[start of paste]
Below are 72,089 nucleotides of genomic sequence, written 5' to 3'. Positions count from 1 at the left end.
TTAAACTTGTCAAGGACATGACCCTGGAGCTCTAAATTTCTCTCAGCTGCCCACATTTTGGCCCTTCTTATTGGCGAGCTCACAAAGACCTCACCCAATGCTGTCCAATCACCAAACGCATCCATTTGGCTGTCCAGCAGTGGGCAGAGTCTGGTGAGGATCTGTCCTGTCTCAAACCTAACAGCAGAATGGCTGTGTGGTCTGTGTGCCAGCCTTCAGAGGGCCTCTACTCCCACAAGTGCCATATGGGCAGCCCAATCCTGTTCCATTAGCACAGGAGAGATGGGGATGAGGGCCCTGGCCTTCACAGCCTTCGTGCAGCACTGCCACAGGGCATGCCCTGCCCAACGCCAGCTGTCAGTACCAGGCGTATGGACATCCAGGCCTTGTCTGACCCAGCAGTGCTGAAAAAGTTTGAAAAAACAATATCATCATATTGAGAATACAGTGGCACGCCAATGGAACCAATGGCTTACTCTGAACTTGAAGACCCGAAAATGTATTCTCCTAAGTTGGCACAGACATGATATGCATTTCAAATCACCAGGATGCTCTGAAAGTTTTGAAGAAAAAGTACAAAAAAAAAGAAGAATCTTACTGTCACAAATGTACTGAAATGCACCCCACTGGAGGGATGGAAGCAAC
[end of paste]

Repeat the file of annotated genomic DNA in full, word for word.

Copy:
Below are 72,089 nucleotides of genomic sequence, written 5' to 3'. Positions count from 1 at the left end.
TTAAACTTGTCAAGGACATGACCCTGGAGCTCTAAATTTCTCTCAGCTGCCCACATTTTGGCCCTTCTTATTGGCGAGCTCACAAAGACCTCACCCAATGCTGTCCAATCACCAAACGCATCCATTTGGCTGTCCAGCAGTGGGCAGAGTCTGGTGAGGATCTGTCCTGTCTCAAACCTAACAGCAGAATGGCTGTGTGGTCTGTGTGCCAGCCTTCAGAGGGCCTCTACTCCCACAAGTGCCATATGGGCAGCCCAATCCTGTTCCATTAGCACAGGAGAGATGGGGATGAGGGCCCTGGCCTTCACAGCCTTCGTGCAGCACTGCCACAGGGCATGCCCTGCCCAACGCCAGCTGTCAGTACCAGGCGTATGGACATCCAGGCCTTGTCTGACCCAGCAGTGCTGAAAAAGTTTGAAAAAACAATATCATCATATTGAGAATACAGTGGCACGCCAATGGAACCAATGGCTTACTCTGAACTTGAAGACCCGAAAATGTATTCTCCTAAGTTGGCACAGACATGATATGCATTTCAAATCACCAGGATGCTCTGAAAGTTTTGAAGAAAAAGTACAAAAAAAAAGAAGAATCTTACTGTCACAAATGTACTGAAATGCACCCCACTGGAGGGATGGAAGCAAC